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The official name of this gene is “adenosylhomocysteinase.”
AHCY is the gene's official symbol. The AHCY gene is also known by other names, listed below.
The AHCY gene provides instructions for producing the enzyme S-adenosylhomocysteine hydrolase. This enzyme is involved in a multistep process that breaks down the protein building block (amino acid) methionine. Specifically, S-adenosylhomocysteine hydrolase controls the step that converts the compound S-adenosylhomocysteine to the compounds adenosine and homocysteine. This reaction also plays an important role in regulating the addition of methyl groups, consisting of one carbon atom and three hydrogen atoms, to other compounds (methylation). Methylation is important in many cellular processes. These include determining whether the instructions in a particular segment of DNA are carried out, regulating reactions involving proteins and lipids, and controlling the processing of chemicals that relay signals in the nervous system (neurotransmitters).
Three mutations in the AHCY gene have been described in people with hypermethioninemia. In a Croatian family, one mutation substitutes the amino acid cysteine for the amino acid tyrosine at protein position 143 (written as Tyr143Cys or Y143C). Another mutation replaces the amino acid tryptophan with a premature stop signal at position 112 (written as Trp112X or W112X), resulting in an enzyme that is abnormally short. A U.S. patient was found to have, in addition to the Y143C mutation, a mutation that substitutes the amino acid valine for the amino acid alanine at position 89 (written as Ala89Val or A89V). These mutations reduce the activity of the S-adenosylhomocysteine hydrolase enzyme, resulting in the signs and symptoms of hypermethioninemia.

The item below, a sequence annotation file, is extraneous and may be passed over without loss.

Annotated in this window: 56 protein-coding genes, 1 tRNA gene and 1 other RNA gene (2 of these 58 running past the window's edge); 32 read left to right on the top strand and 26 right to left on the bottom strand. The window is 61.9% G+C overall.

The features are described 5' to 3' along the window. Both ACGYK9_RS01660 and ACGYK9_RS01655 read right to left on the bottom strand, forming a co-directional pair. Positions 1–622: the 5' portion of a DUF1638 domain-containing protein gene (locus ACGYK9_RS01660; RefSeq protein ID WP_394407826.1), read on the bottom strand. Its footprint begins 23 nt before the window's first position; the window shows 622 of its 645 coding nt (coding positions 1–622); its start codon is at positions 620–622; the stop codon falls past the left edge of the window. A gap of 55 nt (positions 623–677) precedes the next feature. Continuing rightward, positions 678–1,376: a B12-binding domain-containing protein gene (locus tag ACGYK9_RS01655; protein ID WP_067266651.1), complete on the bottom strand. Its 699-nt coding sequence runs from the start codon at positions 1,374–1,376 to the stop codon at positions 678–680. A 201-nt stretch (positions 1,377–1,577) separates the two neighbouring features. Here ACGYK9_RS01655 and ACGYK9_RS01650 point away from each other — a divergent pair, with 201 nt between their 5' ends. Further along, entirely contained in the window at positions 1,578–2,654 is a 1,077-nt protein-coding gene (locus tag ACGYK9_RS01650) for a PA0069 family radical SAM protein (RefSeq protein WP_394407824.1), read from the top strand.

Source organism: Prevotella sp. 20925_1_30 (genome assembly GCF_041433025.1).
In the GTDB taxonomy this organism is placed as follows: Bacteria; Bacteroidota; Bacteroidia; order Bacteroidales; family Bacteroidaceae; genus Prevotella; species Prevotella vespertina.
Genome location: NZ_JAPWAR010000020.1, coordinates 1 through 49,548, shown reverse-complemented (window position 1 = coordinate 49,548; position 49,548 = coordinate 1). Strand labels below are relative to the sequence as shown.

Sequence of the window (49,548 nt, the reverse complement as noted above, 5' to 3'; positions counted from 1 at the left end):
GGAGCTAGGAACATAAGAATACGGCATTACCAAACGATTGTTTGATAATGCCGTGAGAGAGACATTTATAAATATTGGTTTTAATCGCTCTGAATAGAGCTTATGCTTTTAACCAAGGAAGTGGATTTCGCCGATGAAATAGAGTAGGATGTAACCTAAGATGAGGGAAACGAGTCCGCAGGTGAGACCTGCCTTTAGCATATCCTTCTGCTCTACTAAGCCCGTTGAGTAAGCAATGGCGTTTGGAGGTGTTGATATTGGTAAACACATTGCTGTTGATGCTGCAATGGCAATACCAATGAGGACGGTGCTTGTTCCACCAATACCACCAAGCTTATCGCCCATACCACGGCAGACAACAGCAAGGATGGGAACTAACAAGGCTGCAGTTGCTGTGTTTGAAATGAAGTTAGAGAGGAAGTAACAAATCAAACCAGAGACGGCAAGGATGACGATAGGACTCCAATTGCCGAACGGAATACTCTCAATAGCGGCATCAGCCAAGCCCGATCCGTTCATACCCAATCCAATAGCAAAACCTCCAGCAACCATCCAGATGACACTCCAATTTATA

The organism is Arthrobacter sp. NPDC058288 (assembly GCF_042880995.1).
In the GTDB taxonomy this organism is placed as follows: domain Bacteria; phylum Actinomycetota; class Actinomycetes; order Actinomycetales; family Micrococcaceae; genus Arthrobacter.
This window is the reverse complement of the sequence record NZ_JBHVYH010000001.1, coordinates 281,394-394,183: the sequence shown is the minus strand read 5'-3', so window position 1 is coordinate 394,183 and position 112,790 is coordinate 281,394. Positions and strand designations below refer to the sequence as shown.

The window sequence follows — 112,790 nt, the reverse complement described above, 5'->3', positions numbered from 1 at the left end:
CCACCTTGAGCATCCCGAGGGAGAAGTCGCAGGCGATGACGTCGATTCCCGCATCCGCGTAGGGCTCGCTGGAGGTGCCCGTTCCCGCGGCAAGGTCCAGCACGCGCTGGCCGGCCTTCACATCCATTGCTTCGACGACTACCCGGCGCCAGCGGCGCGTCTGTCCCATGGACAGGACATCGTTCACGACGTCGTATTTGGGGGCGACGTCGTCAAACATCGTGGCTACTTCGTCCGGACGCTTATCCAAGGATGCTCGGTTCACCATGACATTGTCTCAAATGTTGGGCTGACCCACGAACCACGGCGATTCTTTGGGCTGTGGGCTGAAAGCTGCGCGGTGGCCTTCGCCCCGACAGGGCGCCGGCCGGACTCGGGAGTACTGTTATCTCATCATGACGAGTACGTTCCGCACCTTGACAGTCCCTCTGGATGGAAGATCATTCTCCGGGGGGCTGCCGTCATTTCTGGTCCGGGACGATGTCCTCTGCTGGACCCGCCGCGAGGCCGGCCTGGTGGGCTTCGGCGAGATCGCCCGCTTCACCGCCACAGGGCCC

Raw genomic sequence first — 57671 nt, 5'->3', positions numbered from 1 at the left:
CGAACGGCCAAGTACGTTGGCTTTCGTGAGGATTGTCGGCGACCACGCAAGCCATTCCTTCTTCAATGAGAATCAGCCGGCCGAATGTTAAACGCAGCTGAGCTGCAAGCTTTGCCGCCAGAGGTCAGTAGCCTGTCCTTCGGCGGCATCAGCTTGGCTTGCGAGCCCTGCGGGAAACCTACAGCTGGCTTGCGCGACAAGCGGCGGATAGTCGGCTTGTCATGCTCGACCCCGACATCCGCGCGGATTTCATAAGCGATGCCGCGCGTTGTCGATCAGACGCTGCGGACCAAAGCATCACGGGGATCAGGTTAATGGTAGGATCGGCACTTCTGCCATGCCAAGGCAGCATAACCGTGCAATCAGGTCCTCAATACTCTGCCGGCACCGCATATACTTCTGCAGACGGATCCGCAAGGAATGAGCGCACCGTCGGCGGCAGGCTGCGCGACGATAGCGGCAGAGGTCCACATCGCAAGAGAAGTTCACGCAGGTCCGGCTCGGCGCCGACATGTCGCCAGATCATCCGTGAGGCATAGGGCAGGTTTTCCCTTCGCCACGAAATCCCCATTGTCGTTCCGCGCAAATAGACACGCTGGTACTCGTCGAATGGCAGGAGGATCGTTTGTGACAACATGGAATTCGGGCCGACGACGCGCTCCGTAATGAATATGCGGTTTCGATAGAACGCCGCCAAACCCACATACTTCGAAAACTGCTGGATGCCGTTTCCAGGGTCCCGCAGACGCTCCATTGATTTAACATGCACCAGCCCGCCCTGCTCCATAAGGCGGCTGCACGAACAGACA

Cytogenetic Location: 20q11.22
Molecular Location on chromosome 20: base pairs 34,234,839 to 34,311,975
The AHCY gene is located on the long (q) arm of chromosome 20 at position 11.22.
More precisely, the AHCY gene is located from base pair 34,234,839 to base pair 34,311,975 on chromosome 20.
See How do geneticists indicate the location of a gene? (http://ghr.nlm.nih.gov/handbook/howgeneswork/genelocation) in the Handbook.
You and your healthcare professional may find the following resources about AHCY helpful.
You may also be interested in these resources, which are designed for genetics professionals and researchers.
See How are genetic conditions and genes named? (http://ghr.nlm.nih.gov/handbook/mutationsanddisorders/naming) in the Handbook.
alanine ; amino acid ; atom ; compound ; cysteine ; DNA ; enzyme ; gene ; hydrolase ; methionine ; methyl ; methylation ; mutation ; nervous system ; neurotransmitters ; protein ; tryptophan ; tyrosine ; valine
You may find definitions for these and many other terms in the Genetics Home Reference Glossary (http://ghr.nlm.nih.gov/glossary).
The resources on this site should not be used as a substitute for professional medical care or advice. Users seeking information about a personal genetic disease, syndrome, or condition should consult with a qualified healthcare professional. See How can I find a genetics professional in my area? (http://ghr.nlm.nih.gov/handbook/consult/findingprofessional) in the Handbook.